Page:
Declaring that AIDS Support Group of Cape Cod’s (ASGCC) needle access program “saves lives,” a Superior Court judge, in a first-of-its kind ruling, issued a preliminary injunction against the town of Barnstable, which had tried to shut down a needle distribution program run by the group in Hyannis. The injunction ensures that ASGCC can continue providing its life-saving services to injection drug users.
The decision is the first to affirm the meaning of a 2006 Massachusetts law that removed restrictions on the possession and distribution of needles and syringes. “An Act Relative to HIV and Hepatitis C Prevention” was passed to enable injection drug users to get sterile needles and syringes, critical to stopping the spread of disease.
Judge Raymond P Veary Jr. wrote that the law “clearly marked a change in the Legislature’s approach to intravenous drug users: a shift away from criminal enforcement and toward the promotion of health.” Further, he wrote, “the court agrees” that ASGCC’s “free distribution of needles and syringes was intended by the 2006 amendment to be permissible conduct.”
Judge Veary agreed that ASGCC’s program is life-saving. “Unquestionably, it is the free needles that draw people to ASGCC’s door. These aren’t just any people. They are extremely vulnerable people…They are our brothers and sisters. They are driven by a disease that has taken away their choices and left them with a need.”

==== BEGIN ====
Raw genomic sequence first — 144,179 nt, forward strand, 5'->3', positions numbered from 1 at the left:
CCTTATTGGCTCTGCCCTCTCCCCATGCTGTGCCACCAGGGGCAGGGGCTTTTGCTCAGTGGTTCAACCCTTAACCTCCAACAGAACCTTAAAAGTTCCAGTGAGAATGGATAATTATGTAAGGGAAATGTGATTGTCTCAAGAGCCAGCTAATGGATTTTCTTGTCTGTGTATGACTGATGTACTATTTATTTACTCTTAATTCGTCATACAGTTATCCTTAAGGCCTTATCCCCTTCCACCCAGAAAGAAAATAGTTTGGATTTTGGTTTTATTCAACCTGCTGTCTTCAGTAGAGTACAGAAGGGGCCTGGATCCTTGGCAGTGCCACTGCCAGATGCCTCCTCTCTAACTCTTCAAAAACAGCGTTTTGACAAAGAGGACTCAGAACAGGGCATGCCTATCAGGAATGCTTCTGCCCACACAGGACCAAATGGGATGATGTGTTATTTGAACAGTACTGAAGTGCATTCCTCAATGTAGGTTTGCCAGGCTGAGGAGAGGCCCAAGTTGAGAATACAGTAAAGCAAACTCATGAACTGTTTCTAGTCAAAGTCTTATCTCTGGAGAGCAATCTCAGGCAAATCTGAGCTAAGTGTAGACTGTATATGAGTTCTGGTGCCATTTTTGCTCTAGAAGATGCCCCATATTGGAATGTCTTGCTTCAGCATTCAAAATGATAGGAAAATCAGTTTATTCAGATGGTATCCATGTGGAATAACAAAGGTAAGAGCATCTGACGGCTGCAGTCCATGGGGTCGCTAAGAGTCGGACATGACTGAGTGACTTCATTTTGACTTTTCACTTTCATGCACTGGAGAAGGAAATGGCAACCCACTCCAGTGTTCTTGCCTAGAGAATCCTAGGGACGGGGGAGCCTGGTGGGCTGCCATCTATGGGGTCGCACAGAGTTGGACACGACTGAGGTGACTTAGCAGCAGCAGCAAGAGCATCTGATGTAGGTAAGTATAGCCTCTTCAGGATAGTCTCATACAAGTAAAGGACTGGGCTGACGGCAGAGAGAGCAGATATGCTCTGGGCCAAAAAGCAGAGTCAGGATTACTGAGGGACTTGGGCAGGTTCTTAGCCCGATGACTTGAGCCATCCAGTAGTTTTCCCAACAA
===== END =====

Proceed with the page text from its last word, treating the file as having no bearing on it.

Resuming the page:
Gay & Lesbian Advocates & Defenders (GLAD) and AIDS Action Committee of Massachusetts (AAC) represented ASGCC in court during a two-day hearing, at which experts in public health, HIV and Hepatitis C prevention, and drug addiction testified in support of the program.
“We’re extremely happy and relieved. We can now continue helping to stop the spread of HIV and Hepatitis C on the Cape, and assisting the members of our community who inject drugs to get the services they need,” said Max Sandusky, ASGCC’s Director of Prevention and Screening Services.
AIDS Support Group distributes needles and syringes in the context of comprehensive care for injection drug users, including counseling, testing, and referrals to treatment, health care, and social services. The town issued a “cease and desist” order to AIDS Support Group prompted by the improper disposal of needles in town, despite the fact that AIDS Support group annually collects more needles (115,209) than it distributes (112,604).
GLAD Senior Attorney Ben Klein said, “The court saw the big picture here, which is about public health. AIDS Support Group’s program is lawful, life-saving, and enhances community safety.”
“This was the right decision. The Cape Cod community has been hit hard by the opioid crisis. Now is not the time to pull back services,” said Andrew Musgrave, AAC’s Director of Legal Services.
Through strategic litigation, public policy advocacy, and education, Gay & Lesbian Advocates & Defenders works in New England and nationally to create a just society free of discrimination based on gender identity and expression, HIV status, and sexual orientation. More atwww.glad.org.